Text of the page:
Tuesday, October 25, 2011

Shifting bacterial population distribution curve to the right or left

As per my model, a bacterial population in a colony is heterogeneous with respect to growth rate and age. There are small subpopulations of both young and senescent bacterial population in addition to the major population which have an intermediate growth rate. The growth rate of the whole population will be close to the intermediate population as they comprise the major population.

However, the bacterial population distribution curve can be shifted either towards the left or the right. It can be shifted towards the left by growing the bacterial culture in early exponential phase. In this case, the growth rate of the culture gradually increases as more young bacteria are selected (as described in the previous blog on Sep.19). However, this increased growth rate of the culture may not be a permanent feature since the bacteria undergo senescence. Thus, if the culture of young bacteria is allowed to grow and reach stationary phase, the growth rate may gradually decrease due to the gradual increase in senescent population. If 50 ul of this stationary phase culture is transferred to 3 ml of fresh medium and allowed to grow, the growth rate may further reduce. If this process is repeated, the growth rate may reach the initial rate.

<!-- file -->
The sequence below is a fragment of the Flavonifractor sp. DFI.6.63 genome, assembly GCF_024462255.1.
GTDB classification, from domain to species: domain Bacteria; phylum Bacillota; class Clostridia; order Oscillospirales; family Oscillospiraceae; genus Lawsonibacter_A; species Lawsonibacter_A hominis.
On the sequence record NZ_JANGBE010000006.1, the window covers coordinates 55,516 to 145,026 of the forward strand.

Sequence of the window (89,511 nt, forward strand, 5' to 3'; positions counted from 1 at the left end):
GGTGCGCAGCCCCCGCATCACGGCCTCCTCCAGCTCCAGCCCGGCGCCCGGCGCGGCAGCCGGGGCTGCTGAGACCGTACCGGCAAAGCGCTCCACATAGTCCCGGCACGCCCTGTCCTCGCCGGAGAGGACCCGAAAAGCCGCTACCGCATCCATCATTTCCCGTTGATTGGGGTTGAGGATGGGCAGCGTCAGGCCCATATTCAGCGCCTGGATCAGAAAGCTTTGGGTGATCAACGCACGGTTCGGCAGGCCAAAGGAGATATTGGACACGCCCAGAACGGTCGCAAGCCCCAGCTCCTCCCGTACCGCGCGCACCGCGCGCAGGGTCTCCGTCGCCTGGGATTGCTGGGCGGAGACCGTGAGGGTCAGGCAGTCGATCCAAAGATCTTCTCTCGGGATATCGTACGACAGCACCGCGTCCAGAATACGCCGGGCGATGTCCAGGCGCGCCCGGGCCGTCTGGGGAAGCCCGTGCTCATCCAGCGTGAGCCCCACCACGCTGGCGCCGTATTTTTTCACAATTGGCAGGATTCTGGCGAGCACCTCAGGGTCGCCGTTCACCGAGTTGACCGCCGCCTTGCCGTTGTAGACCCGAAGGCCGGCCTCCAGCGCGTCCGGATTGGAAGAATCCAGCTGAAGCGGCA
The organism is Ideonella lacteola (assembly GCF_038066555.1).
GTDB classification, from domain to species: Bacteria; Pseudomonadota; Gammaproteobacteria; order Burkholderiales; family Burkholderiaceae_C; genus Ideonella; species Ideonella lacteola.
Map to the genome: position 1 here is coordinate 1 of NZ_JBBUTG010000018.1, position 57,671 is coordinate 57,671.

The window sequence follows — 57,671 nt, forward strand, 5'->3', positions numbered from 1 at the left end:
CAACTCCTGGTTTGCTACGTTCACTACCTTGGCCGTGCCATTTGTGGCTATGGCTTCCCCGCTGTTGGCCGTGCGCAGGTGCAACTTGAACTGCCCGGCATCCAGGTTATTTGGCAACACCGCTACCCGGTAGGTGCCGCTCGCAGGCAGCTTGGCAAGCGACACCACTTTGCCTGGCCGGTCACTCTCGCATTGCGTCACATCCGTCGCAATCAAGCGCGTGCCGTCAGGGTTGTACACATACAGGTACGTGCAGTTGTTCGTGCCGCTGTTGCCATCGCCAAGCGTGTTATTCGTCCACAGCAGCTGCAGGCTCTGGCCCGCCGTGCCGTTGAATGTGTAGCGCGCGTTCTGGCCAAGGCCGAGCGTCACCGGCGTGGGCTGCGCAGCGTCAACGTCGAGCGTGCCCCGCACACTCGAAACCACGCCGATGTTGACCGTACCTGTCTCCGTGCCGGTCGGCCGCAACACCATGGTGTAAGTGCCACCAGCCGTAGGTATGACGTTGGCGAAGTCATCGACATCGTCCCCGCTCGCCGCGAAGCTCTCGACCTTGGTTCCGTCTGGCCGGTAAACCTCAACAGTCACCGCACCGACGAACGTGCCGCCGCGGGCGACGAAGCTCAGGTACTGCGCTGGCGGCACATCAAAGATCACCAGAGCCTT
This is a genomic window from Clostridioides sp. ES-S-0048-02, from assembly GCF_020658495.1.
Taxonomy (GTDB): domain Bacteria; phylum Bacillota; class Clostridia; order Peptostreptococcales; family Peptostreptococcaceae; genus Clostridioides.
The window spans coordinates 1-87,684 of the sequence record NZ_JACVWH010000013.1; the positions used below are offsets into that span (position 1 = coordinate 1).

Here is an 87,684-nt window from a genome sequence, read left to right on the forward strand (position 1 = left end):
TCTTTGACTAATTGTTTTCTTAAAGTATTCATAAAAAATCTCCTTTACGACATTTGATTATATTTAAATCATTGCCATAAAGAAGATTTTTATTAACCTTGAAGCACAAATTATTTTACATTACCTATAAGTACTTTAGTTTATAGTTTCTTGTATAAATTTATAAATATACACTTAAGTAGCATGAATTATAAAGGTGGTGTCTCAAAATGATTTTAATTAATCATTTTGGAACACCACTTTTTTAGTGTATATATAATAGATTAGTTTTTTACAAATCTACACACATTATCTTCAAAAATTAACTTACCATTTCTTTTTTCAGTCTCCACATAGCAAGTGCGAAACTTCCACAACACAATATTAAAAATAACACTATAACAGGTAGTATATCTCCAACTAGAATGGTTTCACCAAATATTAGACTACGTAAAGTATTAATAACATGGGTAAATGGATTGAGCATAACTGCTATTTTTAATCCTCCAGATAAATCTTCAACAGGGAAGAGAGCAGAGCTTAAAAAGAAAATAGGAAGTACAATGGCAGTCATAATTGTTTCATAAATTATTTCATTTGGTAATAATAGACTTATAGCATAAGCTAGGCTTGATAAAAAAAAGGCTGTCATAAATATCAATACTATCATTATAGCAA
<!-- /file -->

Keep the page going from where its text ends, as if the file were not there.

On the other hand, the bacterial distribution curve can be shifted to right by incubating the bacterial culture with aminoglycosides which results in the selection of slow dividing senescent bacteria (see the blogpost on Oct.5). Whether they can be shifted back to normal depends upon the stage of senescence. Bacteria towards the terminal stage of senescence can not be reverted back and in this case it may not be possible to shift the growth rate to normal.

Next- My model of bacterial senescence.

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